Shadow and Bone
by Leigh Bardugo
Series: The Grisha #1
Published: 05 June 2012
Henry Holt and Co. (BYR), Hardcover, 356 pages
The Shadow Fold, a swathe of impenetrable darkness, crawling with monsters that feast on human flesh, is slowly destroying the once-great nation of Ravka.
Alina, a pale, lonely orphan, discovers a unique power that thrusts her into the lavish world of the kingdom’s magical elite—the Grisha. Could she be the key to unravelling the dark fabric of the Shadow Fold and setting Ravka free?
The Darkling, a creature of seductive charm and terrifying power, leader of the Grisha. If Alina is to fulfill her destiny, she must discover how to unlock her gift and face up to her dangerous attraction to him.
But what of Mal, Alina’s childhood best friend? As Alina contemplates her dazzling new future, why can’t she ever quite forget him?
Glorious. Epic. Irresistible. Romance.
Before reading Shadow and Bone, I’ve read great reviews about it and naturally, had high expectations. Moreover, Veronica Roth, one of my favourite authors of all time claimed it was really good so I obviously couldn’t not read it. The book both did and did not live up to my expectations.
The protagonist, Alina Starkov, lived a pretty mundane life (or as mundane as being a soldier in the First Army could be) and didn’t seem to have good self-esteem at the start. However, she made tremendous growth as the story progressed (after she found out she’s a Grisha and all that), slowly learning more about herself. But there were definitely times where I felt a little annoyed with Alina and her naïveté because I expected her to be a stronger character.
As for the love angle/triangle… I wouldn’t exactly call it that. I can’t explain though, because that would just give off spoilers. What I can say is that those who dislike love angles/triangles would probably be able to tolerate the romance. Regarding the guys, I started off preferring the Darkling because Mal seemed way too arrogant and immature at the start. And I’ve never really liked blonde guys. But I always got the niggling feeling that there was a darker (no pun intended) side to the Darkling so I didn’t truly ship any of them.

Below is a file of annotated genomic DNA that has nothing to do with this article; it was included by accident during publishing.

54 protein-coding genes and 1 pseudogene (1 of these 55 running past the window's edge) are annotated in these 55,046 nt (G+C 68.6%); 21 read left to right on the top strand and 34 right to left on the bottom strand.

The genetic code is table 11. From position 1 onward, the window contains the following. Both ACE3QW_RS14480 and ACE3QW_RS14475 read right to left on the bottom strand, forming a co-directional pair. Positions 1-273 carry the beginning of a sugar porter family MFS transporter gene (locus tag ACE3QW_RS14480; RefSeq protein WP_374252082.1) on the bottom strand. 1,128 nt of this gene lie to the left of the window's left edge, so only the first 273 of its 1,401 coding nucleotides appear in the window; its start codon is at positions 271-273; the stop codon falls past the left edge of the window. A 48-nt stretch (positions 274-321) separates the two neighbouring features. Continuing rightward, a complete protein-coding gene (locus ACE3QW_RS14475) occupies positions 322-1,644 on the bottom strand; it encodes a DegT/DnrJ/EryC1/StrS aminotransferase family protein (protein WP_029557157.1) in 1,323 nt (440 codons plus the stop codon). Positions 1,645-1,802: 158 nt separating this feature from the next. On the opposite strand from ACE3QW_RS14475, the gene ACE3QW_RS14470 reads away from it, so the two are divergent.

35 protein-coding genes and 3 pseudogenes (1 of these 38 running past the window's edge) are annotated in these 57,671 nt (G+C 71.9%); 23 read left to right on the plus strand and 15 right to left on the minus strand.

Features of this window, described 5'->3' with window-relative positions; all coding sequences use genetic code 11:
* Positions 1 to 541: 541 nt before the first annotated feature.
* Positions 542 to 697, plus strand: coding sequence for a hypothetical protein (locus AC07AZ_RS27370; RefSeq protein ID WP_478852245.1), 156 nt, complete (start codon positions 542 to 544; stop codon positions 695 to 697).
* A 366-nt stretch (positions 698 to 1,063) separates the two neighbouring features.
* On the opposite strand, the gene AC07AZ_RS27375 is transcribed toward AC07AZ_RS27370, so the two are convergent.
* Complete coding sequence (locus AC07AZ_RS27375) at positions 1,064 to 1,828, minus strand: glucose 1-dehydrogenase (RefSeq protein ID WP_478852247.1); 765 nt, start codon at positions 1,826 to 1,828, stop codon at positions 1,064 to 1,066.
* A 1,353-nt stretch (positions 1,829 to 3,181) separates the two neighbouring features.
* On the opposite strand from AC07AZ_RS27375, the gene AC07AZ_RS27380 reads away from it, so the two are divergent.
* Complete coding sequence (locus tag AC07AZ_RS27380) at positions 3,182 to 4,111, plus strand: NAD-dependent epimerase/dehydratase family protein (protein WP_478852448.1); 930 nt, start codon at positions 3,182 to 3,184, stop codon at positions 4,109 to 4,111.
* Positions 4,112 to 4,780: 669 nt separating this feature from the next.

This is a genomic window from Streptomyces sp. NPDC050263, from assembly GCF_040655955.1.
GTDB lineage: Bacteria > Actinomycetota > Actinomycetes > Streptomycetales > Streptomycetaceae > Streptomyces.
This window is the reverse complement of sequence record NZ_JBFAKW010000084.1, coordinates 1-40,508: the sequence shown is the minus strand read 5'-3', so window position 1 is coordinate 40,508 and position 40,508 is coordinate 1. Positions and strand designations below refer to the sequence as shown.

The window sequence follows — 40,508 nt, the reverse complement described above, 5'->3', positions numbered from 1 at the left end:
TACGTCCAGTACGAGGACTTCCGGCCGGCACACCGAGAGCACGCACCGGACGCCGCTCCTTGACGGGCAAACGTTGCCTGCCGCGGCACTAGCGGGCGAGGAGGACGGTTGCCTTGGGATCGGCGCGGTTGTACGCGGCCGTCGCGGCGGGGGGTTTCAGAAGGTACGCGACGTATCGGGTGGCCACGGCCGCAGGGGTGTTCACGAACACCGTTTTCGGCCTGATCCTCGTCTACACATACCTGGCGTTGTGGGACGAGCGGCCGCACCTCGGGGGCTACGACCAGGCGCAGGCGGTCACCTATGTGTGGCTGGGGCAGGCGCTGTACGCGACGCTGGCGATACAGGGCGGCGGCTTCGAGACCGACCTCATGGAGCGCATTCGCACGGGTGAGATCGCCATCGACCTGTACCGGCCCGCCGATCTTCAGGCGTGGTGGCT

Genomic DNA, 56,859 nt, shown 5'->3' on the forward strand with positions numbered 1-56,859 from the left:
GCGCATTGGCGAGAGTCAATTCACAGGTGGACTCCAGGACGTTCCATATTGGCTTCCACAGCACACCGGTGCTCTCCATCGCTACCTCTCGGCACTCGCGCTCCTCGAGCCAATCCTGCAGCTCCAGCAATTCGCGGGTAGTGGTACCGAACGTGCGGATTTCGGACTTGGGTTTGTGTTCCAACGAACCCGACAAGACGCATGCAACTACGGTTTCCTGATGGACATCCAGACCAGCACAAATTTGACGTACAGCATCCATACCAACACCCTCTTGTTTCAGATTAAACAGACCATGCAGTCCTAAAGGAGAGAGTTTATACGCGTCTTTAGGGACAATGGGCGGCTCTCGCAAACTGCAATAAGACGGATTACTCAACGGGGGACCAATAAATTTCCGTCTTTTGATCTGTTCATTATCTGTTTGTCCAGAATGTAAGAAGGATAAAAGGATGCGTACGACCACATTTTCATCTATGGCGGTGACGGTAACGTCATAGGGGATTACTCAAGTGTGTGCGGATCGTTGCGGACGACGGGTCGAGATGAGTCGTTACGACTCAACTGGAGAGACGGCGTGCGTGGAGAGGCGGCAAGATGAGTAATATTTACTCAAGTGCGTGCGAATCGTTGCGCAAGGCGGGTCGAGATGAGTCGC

Although, in the end, Mal won me over. Probably because we got to see more of him towards the end and hey! He’s a pretty decent (fine, more than just decent) guy!
My favourite part of the book was the whole concept of the fantasy world it was set in. It doesn’t take a genius to figure out that if I were in it, I would want to be a Grisha so darn bad. They kind of reminded me of the element Benders in Avatar: The Last Airbender and The Legend of Korra, what with all the element wielding or in the case of Heartrenders, the wielding of blood.
One concern I had before starting on Shadow and Bone was the fact that many people criticized the ancient Russia vibes in it being inaccurate and all that. Personally, I have close to no knowledge on ancient Russia so if it had any inaccuracies, I wasn’t able to tell. However, it was just inspired by ancient Russia, not set in it. So I guess it shouldn’t be expected that everything be completely realistic. It is a fantasy novel after all!
Although slightly predictable, the ending was quite engaging and though it wasn’t really a cliffhanger, it will definitely leave you curious. Very curious.
In a nutshell, I wouldn’t say Shadow and Bone was completely amazing due to the fact that Alina really wasn’t the best protagonist out there. She was a tad too gullible. Despite that, the book does have plenty of redeeming qualities, especially the wonderful, scary, addictive, fantastic world it was set in.